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Khalil Mack, Akiem Hicks, and Leonard Floyd are locked in

It was a dominant night for the Bears’ top pass rush trio as they lead a superb defensive effort. That and more in this week’s PFF Notes.

Minnesota Vikings v Chicago Bears Photo by Jonathan Daniel/Getty Images

The most curious part about Kirk Cousins asserting that the reason the Bears and Vikings were flexed to Sunday Night Football purely because of Minnesota’s presence, was that he clearly forgot the existence of Khalil Mack, Akiem Hicks, and Leonard Floyd. Oh what a naive mistake that was.

For 60 primetime minutes, this Bears’ trio made life a living hell for Cousins and the entire Vikings offense. In addition to their more easily recordable, traditional, and expected box score stuffing, Mack and Hicks combined for an astonishing five quarterback pressures each, according to Pro Football Focus. Meanwhile Floyd enjoyed four pressures of his own. This was defensive transcendence from three talented players camping in the Minnesota backfield.

On the back-end, the story wasn’t as good for Chicago. Kyle Fuller was targeted 14 times and allowed 10 catches for 80 yards. Meanwhile, Prince Amukamara was targeted 12 times and he allowed nine catches for 88 yards and two touchdowns. The only saving grace was a sparkling outing on the part of Eddie Jackson, who allowed no direct receptions.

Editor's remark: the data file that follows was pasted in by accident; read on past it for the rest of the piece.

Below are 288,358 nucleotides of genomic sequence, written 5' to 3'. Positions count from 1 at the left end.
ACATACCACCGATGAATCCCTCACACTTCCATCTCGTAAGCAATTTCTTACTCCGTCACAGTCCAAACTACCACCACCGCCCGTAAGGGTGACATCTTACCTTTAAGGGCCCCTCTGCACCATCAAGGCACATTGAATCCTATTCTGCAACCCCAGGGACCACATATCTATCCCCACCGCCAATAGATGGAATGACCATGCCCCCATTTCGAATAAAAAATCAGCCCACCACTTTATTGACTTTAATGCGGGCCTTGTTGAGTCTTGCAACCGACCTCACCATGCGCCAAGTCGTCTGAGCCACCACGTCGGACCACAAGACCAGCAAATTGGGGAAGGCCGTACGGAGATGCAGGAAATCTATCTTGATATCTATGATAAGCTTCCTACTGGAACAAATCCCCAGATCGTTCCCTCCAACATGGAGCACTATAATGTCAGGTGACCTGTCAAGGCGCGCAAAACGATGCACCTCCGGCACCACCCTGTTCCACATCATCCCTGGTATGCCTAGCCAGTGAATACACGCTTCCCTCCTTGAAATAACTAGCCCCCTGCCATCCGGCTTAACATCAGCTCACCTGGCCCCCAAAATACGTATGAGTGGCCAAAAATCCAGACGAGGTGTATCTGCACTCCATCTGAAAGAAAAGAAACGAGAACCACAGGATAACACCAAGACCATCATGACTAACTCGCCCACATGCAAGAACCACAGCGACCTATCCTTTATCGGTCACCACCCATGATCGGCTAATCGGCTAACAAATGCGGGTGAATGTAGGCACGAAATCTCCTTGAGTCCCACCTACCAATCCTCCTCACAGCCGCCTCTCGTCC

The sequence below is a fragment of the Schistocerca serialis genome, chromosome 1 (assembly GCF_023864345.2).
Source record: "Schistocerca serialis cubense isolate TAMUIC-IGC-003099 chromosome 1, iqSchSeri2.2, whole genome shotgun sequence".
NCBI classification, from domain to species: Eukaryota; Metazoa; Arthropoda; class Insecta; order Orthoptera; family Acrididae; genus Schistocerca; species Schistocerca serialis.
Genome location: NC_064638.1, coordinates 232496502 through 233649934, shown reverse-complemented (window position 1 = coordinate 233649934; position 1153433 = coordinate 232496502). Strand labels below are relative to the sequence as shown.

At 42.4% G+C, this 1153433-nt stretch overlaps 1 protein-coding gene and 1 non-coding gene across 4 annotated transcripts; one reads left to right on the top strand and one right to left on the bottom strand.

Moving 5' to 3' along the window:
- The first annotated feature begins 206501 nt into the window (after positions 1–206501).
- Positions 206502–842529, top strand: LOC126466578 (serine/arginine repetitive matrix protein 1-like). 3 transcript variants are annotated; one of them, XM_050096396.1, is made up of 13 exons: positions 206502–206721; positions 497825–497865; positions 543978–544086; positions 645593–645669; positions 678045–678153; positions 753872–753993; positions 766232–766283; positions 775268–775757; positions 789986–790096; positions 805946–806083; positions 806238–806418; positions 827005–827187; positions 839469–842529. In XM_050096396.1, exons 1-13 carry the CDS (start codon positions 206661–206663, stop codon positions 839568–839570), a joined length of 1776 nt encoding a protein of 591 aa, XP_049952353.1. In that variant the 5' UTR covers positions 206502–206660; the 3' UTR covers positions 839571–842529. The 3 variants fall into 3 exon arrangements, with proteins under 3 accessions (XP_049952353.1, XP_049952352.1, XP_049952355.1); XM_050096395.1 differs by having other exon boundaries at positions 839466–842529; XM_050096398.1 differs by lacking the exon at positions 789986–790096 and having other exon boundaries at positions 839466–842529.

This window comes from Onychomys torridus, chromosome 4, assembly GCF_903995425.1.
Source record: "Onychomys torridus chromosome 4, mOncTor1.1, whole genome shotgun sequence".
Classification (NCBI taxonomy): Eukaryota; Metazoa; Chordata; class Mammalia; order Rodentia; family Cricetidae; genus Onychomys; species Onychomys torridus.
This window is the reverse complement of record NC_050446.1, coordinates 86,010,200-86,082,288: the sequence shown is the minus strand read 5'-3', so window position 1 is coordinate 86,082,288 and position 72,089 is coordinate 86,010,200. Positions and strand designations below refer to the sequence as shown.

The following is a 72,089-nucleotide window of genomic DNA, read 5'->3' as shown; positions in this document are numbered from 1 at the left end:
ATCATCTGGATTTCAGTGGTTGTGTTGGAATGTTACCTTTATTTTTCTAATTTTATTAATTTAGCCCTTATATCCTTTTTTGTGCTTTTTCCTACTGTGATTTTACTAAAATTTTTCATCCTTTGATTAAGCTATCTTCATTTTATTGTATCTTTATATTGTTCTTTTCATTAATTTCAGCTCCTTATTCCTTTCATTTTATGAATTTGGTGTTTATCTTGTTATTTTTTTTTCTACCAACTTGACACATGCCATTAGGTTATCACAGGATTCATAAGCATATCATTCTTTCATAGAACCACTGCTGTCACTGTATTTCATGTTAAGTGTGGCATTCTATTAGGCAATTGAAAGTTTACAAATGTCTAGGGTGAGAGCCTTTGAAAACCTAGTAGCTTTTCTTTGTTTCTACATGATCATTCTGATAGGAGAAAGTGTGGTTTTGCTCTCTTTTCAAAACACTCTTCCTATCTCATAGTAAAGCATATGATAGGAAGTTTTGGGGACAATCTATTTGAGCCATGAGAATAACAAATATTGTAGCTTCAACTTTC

The lesson here is: the late prevent defense isn’t a great idea, Vic Fangio.

To the Bears offense, while Mitchell Trubisky did throw two interceptions, he actually did about as well as you’d expect against a defense like the Vikings. The second-year quarterback fared well against the Vikings’ blitz, attaining an 80.1 passer rating on 10 blitzed drop backs, as opposed to a 57.1 rating when not blitzed. (That figure was boosted by Anthony Miller’s touchdown.)

Meanwhile, up front, Bryan Witzmann had a rough night in his #RevengeGame, allowing two pressures and a sack on the right side. His partner, Bobby Massie, also allowed two pressures. That was okay in the confines of the Bears’ overall offensive line, though, as each Charles Leno, James Daniels, and Cody Whitehair combined for a mere one pressure allowed.

In a home game #UnderTheLights, the Bears didn’t play a perfect game. But they certainly shined in enough areas to come out on top. That’s what good, contending teams do this time of year.

Robert is the Editor-in-chief of The Blitz Network (subscribe here!), the managing editor of Windy City Gridiron, and writes for a host of other fine publications. You can follow him on Twitter @RobertZeglinski.